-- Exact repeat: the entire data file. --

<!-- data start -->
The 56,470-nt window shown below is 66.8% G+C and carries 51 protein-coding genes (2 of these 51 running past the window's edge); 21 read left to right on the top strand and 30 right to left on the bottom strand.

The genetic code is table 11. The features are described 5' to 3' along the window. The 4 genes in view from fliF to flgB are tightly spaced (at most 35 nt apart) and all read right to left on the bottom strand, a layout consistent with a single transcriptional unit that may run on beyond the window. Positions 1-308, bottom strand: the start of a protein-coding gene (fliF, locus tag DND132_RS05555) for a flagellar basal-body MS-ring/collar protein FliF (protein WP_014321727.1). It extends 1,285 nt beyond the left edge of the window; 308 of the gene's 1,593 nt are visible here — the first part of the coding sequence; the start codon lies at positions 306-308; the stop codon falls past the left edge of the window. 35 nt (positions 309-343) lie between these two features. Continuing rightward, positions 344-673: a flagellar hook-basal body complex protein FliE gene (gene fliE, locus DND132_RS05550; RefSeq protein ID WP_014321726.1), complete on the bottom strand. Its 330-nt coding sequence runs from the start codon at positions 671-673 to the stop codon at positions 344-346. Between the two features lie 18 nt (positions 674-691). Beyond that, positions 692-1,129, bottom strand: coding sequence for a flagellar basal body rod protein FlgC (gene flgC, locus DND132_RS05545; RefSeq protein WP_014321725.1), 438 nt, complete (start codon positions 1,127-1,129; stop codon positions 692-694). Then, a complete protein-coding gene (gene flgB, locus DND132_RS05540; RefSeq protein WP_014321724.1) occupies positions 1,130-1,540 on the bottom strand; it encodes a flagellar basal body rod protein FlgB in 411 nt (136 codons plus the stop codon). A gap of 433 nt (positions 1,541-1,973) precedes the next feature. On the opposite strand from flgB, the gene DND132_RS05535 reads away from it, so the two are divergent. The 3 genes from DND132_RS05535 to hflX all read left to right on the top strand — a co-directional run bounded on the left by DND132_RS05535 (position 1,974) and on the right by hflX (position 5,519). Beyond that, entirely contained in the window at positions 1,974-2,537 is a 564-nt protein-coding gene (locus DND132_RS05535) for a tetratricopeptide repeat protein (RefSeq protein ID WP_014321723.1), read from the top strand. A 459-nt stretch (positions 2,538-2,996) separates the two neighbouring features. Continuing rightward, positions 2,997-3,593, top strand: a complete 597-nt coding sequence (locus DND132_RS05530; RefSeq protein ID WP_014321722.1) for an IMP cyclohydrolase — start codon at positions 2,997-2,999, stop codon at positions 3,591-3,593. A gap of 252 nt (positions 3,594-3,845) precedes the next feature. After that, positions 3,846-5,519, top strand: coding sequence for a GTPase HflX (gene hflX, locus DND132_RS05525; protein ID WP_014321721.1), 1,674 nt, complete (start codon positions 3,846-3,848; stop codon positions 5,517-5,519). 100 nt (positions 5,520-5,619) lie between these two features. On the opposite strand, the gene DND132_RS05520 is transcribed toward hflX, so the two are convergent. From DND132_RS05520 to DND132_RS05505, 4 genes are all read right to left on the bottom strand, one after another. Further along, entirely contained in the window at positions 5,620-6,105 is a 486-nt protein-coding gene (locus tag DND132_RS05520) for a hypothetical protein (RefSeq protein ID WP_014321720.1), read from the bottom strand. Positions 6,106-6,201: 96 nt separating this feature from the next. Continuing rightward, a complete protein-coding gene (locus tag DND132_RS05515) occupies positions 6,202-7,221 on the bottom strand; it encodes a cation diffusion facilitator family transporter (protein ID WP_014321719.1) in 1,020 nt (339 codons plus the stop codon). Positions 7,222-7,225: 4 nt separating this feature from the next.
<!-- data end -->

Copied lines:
The 56,470-nt window shown below is 66.8% G+C and carries 51 protein-coding genes (2 of these 51 running past the window's edge); 21 read left to right on the top strand and 30 right to left on the bottom strand.

The genetic code is table 11. The features are described 5' to 3' along the window. The 4 genes in view from fliF to flgB are tightly spaced (at most 35 nt apart) and all read right to left on the bottom strand, a layout consistent with a single transcriptional unit that may run on beyond the window. Positions 1-308, bottom strand: the start of a protein-coding gene (fliF, locus tag DND132_RS05555) for a flagellar basal-body MS-ring/collar protein FliF (protein WP_014321727.1). It extends 1,285 nt beyond the left edge of the window; 308 of the gene's 1,593 nt are visible here — the first part of the coding sequence; the start codon lies at positions 306-308; the stop codon falls past the left edge of the window. 35 nt (positions 309-343) lie between these two features. Continuing rightward, positions 344-673: a flagellar hook-basal body complex protein FliE gene (gene fliE, locus DND132_RS05550; RefSeq protein ID WP_014321726.1), complete on the bottom strand. Its 330-nt coding sequence runs from the start codon at positions 671-673 to the stop codon at positions 344-346. Between the two features lie 18 nt (positions 674-691). Beyond that, positions 692-1,129, bottom strand: coding sequence for a flagellar basal body rod protein FlgC (gene flgC, locus DND132_RS05545; RefSeq protein WP_014321725.1), 438 nt, complete (start codon positions 1,127-1,129; stop codon positions 692-694). Then, a complete protein-coding gene (gene flgB, locus DND132_RS05540; RefSeq protein WP_014321724.1) occupies positions 1,130-1,540 on the bottom strand; it encodes a flagellar basal body rod protein FlgB in 411 nt (136 codons plus the stop codon). A gap of 433 nt (positions 1,541-1,973) precedes the next feature. On the opposite strand from flgB, the gene DND132_RS05535 reads away from it, so the two are divergent. The 3 genes from DND132_RS05535 to hflX all read left to right on the top strand — a co-directional run bounded on the left by DND132_RS05535 (position 1,974) and on the right by hflX (position 5,519). Beyond that, entirely contained in the window at positions 1,974-2,537 is a 564-nt protein-coding gene (locus DND132_RS05535) for a tetratricopeptide repeat protein (RefSeq protein ID WP_014321723.1), read from the top strand. A 459-nt stretch (positions 2,538-2,996) separates the two neighbouring features. Continuing rightward, positions 2,997-3,593, top strand: a complete 597-nt coding sequence (locus DND132_RS05530; RefSeq protein ID WP_014321722.1) for an IMP cyclohydrolase — start codon at positions 2,997-2,999, stop codon at positions 3,591-3,593. A gap of 252 nt (positions 3,594-3,845) precedes the next feature. After that, positions 3,846-5,519, top strand: coding sequence for a GTPase HflX (gene hflX, locus DND132_RS05525; protein ID WP_014321721.1), 1,674 nt, complete (start codon positions 3,846-3,848; stop codon positions 5,517-5,519). 100 nt (positions 5,520-5,619) lie between these two features. On the opposite strand, the gene DND132_RS05520 is transcribed toward hflX, so the two are convergent. From DND132_RS05520 to DND132_RS05505, 4 genes are all read right to left on the bottom strand, one after another. Further along, entirely contained in the window at positions 5,620-6,105 is a 486-nt protein-coding gene (locus tag DND132_RS05520) for a hypothetical protein (RefSeq protein ID WP_014321720.1), read from the bottom strand. Positions 6,106-6,201: 96 nt separating this feature from the next. Continuing rightward, a complete protein-coding gene (locus tag DND132_RS05515) occupies positions 6,202-7,221 on the bottom strand; it encodes a cation diffusion facilitator family transporter (protein ID WP_014321719.1) in 1,020 nt (339 codons plus the stop codon). Positions 7,222-7,225: 4 nt separating this feature from the next.